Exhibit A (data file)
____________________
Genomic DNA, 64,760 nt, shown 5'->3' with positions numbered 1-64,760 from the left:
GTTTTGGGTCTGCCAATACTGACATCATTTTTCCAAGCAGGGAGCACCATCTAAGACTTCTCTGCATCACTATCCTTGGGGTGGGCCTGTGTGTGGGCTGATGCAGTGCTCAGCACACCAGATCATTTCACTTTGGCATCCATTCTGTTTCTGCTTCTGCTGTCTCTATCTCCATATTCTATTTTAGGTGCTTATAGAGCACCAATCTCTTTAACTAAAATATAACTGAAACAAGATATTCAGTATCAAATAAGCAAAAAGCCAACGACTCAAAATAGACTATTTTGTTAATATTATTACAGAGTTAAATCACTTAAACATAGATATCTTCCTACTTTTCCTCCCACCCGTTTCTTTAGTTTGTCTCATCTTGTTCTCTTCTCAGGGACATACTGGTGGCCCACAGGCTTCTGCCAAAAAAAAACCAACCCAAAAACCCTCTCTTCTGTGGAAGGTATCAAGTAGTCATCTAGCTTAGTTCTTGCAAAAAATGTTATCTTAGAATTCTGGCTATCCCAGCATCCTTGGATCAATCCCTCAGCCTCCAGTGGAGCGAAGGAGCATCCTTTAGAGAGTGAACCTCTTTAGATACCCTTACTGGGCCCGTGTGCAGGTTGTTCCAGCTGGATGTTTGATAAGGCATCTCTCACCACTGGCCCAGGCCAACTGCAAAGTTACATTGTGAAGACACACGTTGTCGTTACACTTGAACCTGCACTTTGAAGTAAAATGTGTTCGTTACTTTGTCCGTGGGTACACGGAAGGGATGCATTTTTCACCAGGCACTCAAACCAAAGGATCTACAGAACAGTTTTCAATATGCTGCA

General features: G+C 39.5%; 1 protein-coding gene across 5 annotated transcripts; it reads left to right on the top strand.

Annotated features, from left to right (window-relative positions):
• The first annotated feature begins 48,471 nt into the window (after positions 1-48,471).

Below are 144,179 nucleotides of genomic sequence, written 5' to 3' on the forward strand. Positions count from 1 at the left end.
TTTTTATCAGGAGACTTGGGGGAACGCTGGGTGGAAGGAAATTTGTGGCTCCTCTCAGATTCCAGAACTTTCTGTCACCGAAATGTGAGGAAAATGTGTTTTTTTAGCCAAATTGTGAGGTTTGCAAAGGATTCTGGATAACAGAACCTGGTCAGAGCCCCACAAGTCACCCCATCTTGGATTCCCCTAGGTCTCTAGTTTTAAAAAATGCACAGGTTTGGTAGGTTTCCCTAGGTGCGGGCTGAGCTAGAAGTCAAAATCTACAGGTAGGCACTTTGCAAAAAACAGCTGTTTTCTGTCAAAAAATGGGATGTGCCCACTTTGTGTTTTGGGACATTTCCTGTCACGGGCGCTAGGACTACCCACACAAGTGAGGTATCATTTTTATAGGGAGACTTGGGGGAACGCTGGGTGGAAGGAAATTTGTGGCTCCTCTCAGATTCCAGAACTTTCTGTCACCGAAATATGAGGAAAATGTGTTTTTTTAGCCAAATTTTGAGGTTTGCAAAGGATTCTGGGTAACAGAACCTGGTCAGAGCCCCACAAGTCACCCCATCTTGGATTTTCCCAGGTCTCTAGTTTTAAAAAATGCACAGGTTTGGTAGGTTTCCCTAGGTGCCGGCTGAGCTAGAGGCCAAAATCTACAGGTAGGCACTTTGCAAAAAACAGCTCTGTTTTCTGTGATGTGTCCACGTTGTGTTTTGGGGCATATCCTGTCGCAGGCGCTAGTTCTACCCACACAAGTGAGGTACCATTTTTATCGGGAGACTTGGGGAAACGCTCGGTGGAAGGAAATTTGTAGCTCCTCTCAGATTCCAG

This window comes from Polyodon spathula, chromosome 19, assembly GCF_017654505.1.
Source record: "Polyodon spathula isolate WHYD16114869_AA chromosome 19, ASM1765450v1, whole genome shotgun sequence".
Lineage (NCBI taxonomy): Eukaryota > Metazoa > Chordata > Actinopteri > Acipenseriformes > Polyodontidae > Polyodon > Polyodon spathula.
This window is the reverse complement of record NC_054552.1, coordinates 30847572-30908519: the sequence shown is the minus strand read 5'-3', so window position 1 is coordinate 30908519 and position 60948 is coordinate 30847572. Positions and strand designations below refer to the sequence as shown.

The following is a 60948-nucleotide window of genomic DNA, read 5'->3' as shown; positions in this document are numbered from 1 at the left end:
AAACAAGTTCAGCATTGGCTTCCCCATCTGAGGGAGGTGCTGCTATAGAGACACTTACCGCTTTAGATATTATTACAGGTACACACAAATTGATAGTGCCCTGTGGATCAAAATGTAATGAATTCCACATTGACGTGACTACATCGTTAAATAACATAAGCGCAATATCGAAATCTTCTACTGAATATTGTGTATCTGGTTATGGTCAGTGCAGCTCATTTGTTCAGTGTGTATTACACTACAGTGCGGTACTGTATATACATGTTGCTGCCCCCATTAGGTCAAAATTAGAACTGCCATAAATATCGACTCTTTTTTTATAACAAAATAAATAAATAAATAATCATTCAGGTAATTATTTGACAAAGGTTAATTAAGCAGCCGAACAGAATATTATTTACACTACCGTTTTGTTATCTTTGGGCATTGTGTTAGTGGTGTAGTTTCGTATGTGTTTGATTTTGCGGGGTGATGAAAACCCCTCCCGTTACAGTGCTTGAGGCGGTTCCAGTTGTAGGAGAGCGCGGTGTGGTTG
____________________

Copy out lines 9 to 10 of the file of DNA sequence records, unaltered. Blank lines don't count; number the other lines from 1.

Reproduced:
Source record: "Polyodon spathula isolate WHYD16114869_AA chromosome 19, ASM1765450v1, whole genome shotgun sequence".
Lineage (NCBI taxonomy): Eukaryota > Metazoa > Chordata > Actinopteri > Acipenseriformes > Polyodontidae > Polyodon > Polyodon spathula.